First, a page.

05_Meteorites - GEL36 SOLAR SYSTEM Lecture 5: Meteoroids,...

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1 GEL36 SOLAR SYSTEM (Ch. 25, p. 568-577 in 6 th edition, p. 551-559 in 7th) Goal of the Lecture: To describe the make-up of meteorites and to explain their origin, their arrival on Earth, and their significance as remnants of the original solar nebula. Three main types of space debris in our solar system . . . asteroids - small rocky bodies that orbit the sun in the Asteroid Belt between Mars and Jupiter. - asteroids are the rocky remnants of planet building. Asteroids supply the majority of meteorites . comets - small icy bodies (dirty snowballs or icy dirtballs) that orbit the sun in patterns discordant to the plane of the solar system. - comets are the icy remains of the original nebula material. Comets cause many of the meteors in Earth’s atmosphere, but no meteorites. (we’ll talk about comets and asteroids in a few lectures) meteoroids – small bodies of rock and metal derived from asteroids and comets that may be gravitationally attracted by planets or moons - typically far too small to be visible, even with telescopes - if they enter Earth’s atmosphere, they are called meteors - if meteors survive the passage through Earth’s atmosphere without burning up, they produce meteorites - rocky remnants of meteoroids that don’t entirely vaporize in the Earth’s atmosphere. - the vast majority of meteorites are originally derived from asteroids - the study of meteors and meteorites is called meteoritics , not to be confused with meteorology - the science of weather. Asteroids, comets and some meteorites are remnants of the original solar nebula material that didn’t become part of the sun, planets, or moons. Thus they contain abundant information about the original composition of the solar system. Meteor showers & shooting stars . . . Meteoroids that are attracted by Earth's gravity enter our atmosphere (meteoroids become meteors at this point) where they burn up as “shooting stars” - most meteors are the size of specks of dust, grains of sand, or tiny pebbles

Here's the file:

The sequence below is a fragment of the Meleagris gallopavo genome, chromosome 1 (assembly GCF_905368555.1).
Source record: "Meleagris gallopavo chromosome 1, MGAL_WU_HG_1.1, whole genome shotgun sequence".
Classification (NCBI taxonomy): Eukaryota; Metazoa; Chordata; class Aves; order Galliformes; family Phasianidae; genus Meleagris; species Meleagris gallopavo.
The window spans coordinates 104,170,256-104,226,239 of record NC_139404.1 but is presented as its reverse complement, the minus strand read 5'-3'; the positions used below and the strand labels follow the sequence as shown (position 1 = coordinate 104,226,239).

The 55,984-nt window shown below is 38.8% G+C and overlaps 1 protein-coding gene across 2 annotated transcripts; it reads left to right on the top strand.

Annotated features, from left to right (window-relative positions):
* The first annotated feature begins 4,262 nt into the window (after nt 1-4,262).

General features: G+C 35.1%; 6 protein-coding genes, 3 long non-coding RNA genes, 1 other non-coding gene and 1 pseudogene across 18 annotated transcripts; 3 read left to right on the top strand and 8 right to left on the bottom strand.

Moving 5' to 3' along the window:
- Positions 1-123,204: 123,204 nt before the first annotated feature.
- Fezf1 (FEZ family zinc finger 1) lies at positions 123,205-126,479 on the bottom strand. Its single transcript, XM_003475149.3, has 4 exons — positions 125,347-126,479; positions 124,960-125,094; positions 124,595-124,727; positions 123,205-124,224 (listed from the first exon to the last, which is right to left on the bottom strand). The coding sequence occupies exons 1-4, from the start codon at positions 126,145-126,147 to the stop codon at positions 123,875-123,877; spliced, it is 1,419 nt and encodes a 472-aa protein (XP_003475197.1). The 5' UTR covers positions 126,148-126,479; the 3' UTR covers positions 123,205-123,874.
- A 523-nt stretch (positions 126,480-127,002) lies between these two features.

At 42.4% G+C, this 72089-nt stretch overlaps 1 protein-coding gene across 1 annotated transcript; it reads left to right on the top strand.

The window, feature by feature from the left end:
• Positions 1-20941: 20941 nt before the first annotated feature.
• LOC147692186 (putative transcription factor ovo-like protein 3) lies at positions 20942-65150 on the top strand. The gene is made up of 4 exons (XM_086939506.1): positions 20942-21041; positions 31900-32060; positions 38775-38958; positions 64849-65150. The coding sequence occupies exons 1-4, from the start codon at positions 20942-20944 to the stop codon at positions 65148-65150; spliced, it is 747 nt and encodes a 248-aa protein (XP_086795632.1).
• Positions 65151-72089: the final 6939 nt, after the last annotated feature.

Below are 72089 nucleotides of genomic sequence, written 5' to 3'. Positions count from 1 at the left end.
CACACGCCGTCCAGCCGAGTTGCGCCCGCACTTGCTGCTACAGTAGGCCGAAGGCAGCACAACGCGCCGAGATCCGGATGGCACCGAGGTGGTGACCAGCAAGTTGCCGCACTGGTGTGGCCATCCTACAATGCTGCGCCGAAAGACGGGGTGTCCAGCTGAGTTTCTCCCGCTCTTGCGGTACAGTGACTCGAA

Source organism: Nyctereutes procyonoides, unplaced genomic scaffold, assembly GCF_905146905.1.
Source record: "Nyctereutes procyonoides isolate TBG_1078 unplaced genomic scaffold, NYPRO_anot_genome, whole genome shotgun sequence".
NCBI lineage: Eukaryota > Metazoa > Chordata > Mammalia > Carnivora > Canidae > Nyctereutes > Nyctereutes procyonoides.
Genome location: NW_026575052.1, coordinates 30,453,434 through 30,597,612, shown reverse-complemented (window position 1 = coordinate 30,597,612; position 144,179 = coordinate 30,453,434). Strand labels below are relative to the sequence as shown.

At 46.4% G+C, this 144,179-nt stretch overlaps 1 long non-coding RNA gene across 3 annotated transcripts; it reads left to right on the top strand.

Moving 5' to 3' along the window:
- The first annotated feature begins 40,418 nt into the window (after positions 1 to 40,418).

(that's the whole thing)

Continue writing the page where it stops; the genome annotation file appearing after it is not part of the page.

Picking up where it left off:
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2 - most meteors vaporize about 80 km above Earth’s surface due to intense frictional heat created by their passage through our atmosphere - about 50 tons of meteorite material (most the size of dust particles or sand grains) enter our atmosphere every day Most ‘shooting stars’ seem to come from one particular direction in the sky. Meteor showers
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This note was uploaded on 05/31/2011 for the course GEL 36 taught by Professor Osleger,d during the Spring '08 term at UC Davis.

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05_Meteorites - GEL36 SOLAR SYSTEM Lecture 5: Meteoroids,...

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